Physical therapists support patients in developing exercise regimens that improve mental health while occupational therapists implement healthy routines and coping strategies to manage symptoms and medication adherence.
Speech therapists address language and communication disorders that can co-occur with dementia. Specifically, they can help with patients who experience aphasia, or difficulty expressing and understanding language. Speech therapists devise activities and exercises to improve language skills while working with the patient and caregiver on alternative communication methods, including everything from simple picture books to advanced augmentative and alternative communication devices.
Caregiver empowerment is also vital. Home health teams can help with stress coping techniques and healthy lifestyle habits.
Home safety is especially critical for those with dementia. Home health teams will help patients and their caregivers assess their abilities, behaviors and overall health to determine what steps need to be taken.
Just about every room in the house should be inspected for potential safety risks. In the bathroom, grab bars and non-skid mats can go a long way in preventing falls. Unplugging or installing safety knobs on the microwave or stove in the kitchen may be necessary for some, while the refrigerator should be checked regularly for expired food.
Generally, the home should have minimal clutter and decorative objects, sufficient lighting, marked glass doors or windows and working locks on all windows and outside doors.
Diet and Nutrition
As dementia progresses, some patients may experience a loss of appetite, decreased sense of taste and/or smell and difficulty or complete inability to chew and/or swallow. They may also simply forget to eat.
Speech therapists can assist with difficulties like dysphagia, or difficulty chewing or swallowing, while other clinical team members will suggest tips to help during mealtime, including limiting distractions, keeping the table or eating surface simple, using cups with lids, offering only finger foods, etc.
Psychiatric Nursing to Support Patients with Dementia
Some Amedisys locations provide behavioral health or mental health services through a psychiatric nurse. This type of care is specialized in-home care for those with mental health disorders. Eligible patients may include those with:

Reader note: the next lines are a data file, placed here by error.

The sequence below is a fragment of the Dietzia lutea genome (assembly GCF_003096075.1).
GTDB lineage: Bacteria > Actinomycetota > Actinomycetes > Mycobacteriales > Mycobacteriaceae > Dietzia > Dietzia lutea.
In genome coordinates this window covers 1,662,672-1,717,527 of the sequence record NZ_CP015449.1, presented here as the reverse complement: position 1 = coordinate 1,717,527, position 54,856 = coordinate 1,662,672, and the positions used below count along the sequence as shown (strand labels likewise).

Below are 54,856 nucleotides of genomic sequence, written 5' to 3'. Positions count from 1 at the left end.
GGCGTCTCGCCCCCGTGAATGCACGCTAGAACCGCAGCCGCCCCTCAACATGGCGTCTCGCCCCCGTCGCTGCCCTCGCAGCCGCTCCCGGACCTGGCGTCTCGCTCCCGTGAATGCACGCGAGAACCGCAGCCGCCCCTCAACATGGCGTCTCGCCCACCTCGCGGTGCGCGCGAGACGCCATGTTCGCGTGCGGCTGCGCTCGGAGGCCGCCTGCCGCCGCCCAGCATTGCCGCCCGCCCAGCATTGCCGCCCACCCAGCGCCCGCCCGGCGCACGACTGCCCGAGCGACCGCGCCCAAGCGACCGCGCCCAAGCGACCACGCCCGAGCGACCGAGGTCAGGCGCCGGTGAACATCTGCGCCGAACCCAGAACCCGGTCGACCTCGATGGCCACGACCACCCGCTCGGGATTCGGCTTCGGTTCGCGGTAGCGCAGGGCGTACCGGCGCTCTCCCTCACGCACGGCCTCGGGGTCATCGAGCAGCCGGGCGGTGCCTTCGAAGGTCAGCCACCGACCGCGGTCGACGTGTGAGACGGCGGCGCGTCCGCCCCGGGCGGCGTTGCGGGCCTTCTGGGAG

- Depression, anxiety, schizophrenia, bipolar disorder, PTSD or dementia with behaviors and other behavioral health conditions
- Progressive and chronic illnesses such as Parkinson’s disease, heart failure, MS or COPD, with depression or anxiety complicating treatment
- A newly diagnosed terminal or chronic condition with co-morbid depression, anxiety or grief
- Chronic pain complicated by depression
- Difficulty managing a medical condition related to underlying depression, anxiety or other psychiatric illness
- Unresolved grief and depression related to the death of a loved one
- Dementia with hallucinations, delusions, agitation or combative behavior, including teaching caregivers how to manage behaviors and care for their loved one
- Hallucinations, delusions or recent psychotropic medication changes related to schizophrenia
To receive this type of specialized at-home care, patients may meet the criteria for homebound status related to their psychiatric diagnosis, as well as a medical condition.
Psychiatric nurses have special training beyond the standard curriculum for registered nurses and serve as educators, advocates and consultants. They’ll work with patients and their caregivers and doctors to create personalized plans of care.
Each visit includes a psychiatric evaluation and head-to-toe physical assessments. Psychiatric nurses use standard rating scales to assess and measure outcomes and progress on goals. For some patients, they may also administer psychotropic injections and obtain labs.